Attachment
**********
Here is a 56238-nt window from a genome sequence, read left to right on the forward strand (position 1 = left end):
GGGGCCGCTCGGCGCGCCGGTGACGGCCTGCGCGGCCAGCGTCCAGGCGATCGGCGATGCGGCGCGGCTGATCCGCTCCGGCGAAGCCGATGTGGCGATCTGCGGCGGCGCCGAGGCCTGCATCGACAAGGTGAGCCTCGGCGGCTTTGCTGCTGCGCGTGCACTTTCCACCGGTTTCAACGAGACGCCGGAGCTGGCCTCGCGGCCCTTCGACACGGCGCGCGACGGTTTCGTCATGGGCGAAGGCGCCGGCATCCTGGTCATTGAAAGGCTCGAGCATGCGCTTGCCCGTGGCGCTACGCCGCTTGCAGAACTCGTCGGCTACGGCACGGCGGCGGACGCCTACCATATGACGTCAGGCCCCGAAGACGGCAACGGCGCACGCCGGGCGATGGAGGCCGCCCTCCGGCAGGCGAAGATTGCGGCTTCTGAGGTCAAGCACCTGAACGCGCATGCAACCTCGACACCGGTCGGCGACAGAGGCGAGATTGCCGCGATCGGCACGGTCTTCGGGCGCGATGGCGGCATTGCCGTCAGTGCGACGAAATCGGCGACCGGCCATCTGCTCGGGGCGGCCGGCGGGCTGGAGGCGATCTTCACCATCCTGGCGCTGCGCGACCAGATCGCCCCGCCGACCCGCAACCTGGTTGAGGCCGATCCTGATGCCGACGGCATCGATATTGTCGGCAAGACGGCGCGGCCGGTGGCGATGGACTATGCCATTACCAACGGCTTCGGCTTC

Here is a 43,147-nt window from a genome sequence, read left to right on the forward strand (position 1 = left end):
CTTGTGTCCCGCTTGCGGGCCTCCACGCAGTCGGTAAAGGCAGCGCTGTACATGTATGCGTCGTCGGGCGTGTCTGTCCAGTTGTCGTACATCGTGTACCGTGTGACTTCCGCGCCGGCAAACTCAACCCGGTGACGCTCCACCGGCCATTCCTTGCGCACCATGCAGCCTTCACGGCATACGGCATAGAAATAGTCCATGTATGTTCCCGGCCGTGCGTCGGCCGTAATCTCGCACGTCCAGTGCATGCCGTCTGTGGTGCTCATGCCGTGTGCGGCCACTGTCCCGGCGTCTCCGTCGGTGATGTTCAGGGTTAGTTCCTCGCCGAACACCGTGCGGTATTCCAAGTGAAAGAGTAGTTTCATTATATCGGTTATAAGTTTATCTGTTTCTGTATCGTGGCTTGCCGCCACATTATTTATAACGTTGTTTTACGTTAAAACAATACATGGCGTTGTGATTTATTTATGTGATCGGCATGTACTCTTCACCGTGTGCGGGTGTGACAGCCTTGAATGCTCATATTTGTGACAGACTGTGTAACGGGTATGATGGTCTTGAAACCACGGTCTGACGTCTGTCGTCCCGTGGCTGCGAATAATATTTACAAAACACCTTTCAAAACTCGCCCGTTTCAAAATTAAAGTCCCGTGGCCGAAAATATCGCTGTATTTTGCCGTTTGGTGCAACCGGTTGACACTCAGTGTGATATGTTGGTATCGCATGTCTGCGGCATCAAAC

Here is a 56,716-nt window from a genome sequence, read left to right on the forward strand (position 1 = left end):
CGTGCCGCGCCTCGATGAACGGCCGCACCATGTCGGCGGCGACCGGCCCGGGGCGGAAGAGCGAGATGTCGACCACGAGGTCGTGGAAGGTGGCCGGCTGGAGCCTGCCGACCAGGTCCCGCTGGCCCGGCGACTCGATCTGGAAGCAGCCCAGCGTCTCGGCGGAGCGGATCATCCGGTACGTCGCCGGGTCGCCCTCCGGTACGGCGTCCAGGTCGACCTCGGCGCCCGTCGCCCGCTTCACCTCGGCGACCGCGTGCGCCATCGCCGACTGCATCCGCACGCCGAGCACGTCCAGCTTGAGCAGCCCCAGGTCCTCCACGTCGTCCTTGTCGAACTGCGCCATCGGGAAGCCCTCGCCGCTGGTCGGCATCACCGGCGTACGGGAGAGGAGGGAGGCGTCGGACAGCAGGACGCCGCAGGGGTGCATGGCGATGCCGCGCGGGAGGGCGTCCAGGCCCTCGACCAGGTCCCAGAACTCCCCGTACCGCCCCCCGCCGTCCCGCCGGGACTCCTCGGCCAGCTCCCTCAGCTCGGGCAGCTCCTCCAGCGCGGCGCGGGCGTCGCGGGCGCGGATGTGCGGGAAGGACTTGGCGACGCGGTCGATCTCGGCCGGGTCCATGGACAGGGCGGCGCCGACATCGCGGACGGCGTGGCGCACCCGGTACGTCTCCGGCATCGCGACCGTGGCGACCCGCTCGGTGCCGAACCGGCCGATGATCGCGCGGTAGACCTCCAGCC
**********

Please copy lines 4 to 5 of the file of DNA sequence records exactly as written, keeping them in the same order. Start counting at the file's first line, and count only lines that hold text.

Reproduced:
CTTGTGTCCCGCTTGCGGGCCTCCACGCAGTCGGTAAAGGCAGCGCTGTACATGTATGCGTCGTCGGGCGTGTCTGTCCAGTTGTCGTACATCGTGTACCGTGTGACTTCCGCGCCGGCAAACTCAACCCGGTGACGCTCCACCGGCCATTCCTTGCGCACCATGCAGCCTTCACGGCATACGGCATAGAAATAGTCCATGTATGTTCCCGGCCGTGCGTCGGCCGTAATCTCGCACGTCCAGTGCATGCCGTCTGTGGTGCTCATGCCGTGTGCGGCCACTGTCCCGGCGTCTCCGTCGGTGATGTTCAGGGTTAGTTCCTCGCCGAACACCGTGCGGTATTCCAAGTGAAAGAGTAGTTTCATTATATCGGTTATAAGTTTATCTGTTTCTGTATCGTGGCTTGCCGCCACATTATTTATAACGTTGTTTTACGTTAAAACAATACATGGCGTTGTGATTTATTTATGTGATCGGCATGTACTCTTCACCGTGTGCGGGTGTGACAGCCTTGAATGCTCATATTTGTGACAGACTGTGTAACGGGTATGATGGTCTTGAAACCACGGTCTGACGTCTGTCGTCCCGTGGCTGCGAATAATATTTACAAAACACCTTTCAAAACTCGCCCGTTTCAAAATTAAAGTCCCGTGGCCGAAAATATCGCTGTATTTTGCCGTTTGGTGCAACCGGTTGACACTCAGTGTGATATGTTGGTATCGCATGTCTGCGGCATCAAAC

Here is a 56,716-nt window from a genome sequence, read left to right on the forward strand (position 1 = left end):